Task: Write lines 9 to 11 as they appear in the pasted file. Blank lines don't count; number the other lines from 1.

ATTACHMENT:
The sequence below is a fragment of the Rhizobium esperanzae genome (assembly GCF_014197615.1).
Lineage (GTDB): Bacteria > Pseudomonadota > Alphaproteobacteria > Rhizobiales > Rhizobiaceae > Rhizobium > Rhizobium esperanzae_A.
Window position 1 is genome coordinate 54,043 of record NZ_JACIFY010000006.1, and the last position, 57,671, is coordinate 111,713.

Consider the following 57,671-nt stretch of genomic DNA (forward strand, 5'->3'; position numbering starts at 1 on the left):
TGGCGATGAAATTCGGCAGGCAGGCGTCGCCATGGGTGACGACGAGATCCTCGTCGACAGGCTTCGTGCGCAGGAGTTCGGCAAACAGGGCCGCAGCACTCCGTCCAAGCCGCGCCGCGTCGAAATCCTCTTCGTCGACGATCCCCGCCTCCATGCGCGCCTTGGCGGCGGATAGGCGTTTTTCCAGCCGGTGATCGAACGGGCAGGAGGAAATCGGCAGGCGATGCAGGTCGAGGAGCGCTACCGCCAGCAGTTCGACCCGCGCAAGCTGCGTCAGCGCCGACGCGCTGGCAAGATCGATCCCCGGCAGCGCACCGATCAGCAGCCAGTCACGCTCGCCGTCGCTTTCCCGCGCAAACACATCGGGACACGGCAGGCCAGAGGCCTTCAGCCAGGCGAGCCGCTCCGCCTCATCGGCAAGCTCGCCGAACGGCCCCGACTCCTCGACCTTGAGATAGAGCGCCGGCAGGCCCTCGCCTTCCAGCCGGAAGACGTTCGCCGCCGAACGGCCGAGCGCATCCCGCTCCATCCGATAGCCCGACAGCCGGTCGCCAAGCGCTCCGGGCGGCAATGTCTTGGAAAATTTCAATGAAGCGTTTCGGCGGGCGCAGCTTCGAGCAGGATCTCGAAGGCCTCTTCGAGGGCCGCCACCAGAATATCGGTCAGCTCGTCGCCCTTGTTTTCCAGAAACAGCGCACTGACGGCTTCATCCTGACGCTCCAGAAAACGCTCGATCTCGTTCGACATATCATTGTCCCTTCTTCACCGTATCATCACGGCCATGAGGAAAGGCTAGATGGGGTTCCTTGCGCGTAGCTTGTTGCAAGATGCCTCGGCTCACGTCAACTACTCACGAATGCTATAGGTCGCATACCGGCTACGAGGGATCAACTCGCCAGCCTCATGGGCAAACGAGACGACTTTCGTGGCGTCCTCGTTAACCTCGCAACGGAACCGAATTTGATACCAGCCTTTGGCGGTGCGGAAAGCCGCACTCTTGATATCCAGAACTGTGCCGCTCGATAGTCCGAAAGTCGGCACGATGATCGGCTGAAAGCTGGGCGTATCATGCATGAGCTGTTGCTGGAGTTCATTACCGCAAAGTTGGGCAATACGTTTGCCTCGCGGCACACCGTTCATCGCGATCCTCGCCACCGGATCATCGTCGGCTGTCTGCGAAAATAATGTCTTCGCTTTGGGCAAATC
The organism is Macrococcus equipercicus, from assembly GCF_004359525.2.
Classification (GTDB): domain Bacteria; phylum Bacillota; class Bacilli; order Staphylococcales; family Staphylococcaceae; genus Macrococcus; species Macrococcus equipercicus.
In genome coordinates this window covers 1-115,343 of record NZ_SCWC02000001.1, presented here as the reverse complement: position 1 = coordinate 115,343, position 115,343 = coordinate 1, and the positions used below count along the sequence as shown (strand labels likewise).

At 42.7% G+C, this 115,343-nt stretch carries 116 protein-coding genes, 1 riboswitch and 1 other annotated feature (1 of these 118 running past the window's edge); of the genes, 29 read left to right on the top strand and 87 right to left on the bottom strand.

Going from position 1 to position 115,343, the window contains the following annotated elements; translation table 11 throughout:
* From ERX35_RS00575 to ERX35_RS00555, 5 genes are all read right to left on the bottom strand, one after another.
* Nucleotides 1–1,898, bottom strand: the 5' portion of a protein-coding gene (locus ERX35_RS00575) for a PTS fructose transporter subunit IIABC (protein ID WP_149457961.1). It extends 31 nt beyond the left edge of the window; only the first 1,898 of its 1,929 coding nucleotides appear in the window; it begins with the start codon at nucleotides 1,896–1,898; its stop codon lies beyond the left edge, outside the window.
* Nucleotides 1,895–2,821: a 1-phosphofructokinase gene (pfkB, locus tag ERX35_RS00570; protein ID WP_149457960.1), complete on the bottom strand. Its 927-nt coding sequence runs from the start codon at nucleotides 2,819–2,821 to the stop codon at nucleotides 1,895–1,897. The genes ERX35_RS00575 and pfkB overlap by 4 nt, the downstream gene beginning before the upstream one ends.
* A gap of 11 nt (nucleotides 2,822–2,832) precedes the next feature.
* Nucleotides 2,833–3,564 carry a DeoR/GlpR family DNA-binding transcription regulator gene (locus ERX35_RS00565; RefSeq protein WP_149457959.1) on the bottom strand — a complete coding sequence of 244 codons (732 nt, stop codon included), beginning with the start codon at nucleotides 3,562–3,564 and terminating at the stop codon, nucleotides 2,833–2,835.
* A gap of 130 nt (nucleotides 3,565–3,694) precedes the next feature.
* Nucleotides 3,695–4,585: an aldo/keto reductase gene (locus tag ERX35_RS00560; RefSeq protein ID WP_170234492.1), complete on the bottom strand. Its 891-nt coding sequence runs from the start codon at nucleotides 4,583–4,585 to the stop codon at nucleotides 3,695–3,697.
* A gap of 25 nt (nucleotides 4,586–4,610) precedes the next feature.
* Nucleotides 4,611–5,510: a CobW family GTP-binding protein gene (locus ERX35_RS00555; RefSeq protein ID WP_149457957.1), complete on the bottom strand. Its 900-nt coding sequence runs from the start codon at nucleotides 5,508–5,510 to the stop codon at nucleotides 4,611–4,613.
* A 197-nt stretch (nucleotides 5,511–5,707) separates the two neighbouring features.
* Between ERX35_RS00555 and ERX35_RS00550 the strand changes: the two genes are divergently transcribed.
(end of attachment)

At 42.7% G+C, this 115,343-nt stretch carries 116 protein-coding genes, 1 riboswitch and 1 other annotated feature (1 of these 118 running past the window's edge); of the genes, 29 read left to right on the top strand and 87 right to left on the bottom strand.

Going from position 1 to position 115,343, the window contains the following annotated elements; translation table 11 throughout:
* From ERX35_RS00575 to ERX35_RS00555, 5 genes are all read right to left on the bottom strand, one after another.